3. Voices from the Family.

Only Daughter,” Sandra Cisneros. Dust Tracks on the Road, Zora Neale Hurston. Turning Japanese, David Mura. “Remembering Lobo,” Pat Mora. Native Speaker, Chang-Rae Lee. Breath, Eyes, Memory, Edwidge Danticat.

4. Voices from Many Cultures.

Homeland,” Barbara Kingsolver. Bound Feet and Western Dress, Pan-Mei Natasha Chang. Ancient Futures: Learning from the Ladakh, Helen Norberg-Hodge. “Eating Christmas in the Kalahari,” Richard Borshay Lee. “Doña Toña of Nineteenth Street,” Louie “the Foot” González.

5. Voices of Society.

Only Twice I've Wished for Heaven, Dawn Turner Trice. Hunger of Memory, Richard Rodriguez. “Drown,” Junot Díaz. “That Was Living,” Kathleen Ann González. “Theme for English B,” Langston Hughes. “I Stand Here Ironing,” Tillie Olsen.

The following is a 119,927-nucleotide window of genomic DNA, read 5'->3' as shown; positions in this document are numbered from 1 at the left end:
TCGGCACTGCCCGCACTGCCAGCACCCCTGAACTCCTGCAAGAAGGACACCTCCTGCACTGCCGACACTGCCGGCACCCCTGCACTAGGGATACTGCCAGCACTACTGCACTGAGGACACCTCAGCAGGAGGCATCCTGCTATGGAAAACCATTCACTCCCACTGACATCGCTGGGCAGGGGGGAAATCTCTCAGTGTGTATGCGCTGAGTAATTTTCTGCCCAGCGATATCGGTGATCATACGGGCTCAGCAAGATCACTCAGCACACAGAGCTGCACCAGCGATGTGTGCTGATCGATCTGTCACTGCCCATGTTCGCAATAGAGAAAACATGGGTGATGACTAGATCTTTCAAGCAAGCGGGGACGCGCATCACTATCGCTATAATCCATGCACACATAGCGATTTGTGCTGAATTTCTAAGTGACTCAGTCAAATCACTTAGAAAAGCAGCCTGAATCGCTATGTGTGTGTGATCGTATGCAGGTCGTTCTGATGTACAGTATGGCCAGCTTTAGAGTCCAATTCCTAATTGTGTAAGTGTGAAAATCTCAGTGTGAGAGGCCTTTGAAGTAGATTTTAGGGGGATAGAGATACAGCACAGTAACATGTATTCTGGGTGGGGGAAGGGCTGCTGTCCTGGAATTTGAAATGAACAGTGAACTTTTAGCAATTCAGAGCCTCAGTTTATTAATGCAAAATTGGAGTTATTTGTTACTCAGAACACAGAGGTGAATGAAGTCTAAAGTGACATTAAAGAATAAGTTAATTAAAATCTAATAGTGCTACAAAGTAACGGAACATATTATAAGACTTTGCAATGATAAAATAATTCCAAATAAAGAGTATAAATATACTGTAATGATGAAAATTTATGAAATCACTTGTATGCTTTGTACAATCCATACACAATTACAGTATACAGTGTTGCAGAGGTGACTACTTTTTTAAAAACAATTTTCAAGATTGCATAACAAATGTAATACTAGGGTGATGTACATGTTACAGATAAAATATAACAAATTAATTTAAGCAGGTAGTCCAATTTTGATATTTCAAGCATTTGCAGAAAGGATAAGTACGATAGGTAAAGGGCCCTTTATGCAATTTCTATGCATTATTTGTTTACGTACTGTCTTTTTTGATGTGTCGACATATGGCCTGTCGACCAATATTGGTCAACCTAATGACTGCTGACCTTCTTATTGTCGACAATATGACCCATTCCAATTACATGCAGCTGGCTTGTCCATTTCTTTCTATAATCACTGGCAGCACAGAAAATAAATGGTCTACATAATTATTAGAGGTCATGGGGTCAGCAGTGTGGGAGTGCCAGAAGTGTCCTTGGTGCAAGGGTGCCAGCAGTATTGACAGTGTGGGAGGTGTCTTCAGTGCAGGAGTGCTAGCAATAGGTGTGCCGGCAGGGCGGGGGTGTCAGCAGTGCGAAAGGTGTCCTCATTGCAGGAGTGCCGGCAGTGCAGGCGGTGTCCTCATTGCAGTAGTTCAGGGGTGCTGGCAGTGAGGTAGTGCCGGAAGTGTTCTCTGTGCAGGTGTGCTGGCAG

6. Voices of Men and Women.

The Mistress of Spices, Chitra Banerjee Divakaruni. The Accidental Asian: Notes of a Native Speaker, Eric Liu. China Boy, Gus Lee. The Woman Warrior: Memoirs of a Girlhood among Ghosts, Maxine Hong Kingston.

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Preface

Preface

WRITING ABOUT READING

This book was designed to encourage critical thinking about the ideas contained in the reading selections. We believe that students will get the most benefit from this text if they begin with Chapter One. Although the readings are in the first person singular, the assignments and writing prompts for the most part encourage academic, text-driven writing in which both the authors' and the readers' ideas can connect in a coherent essay. Using the Revising and Editing Checklists should help refine and correct students' drafts. These checklists can be used both to facilitate group activity and to help individuals refine and edit their drafts.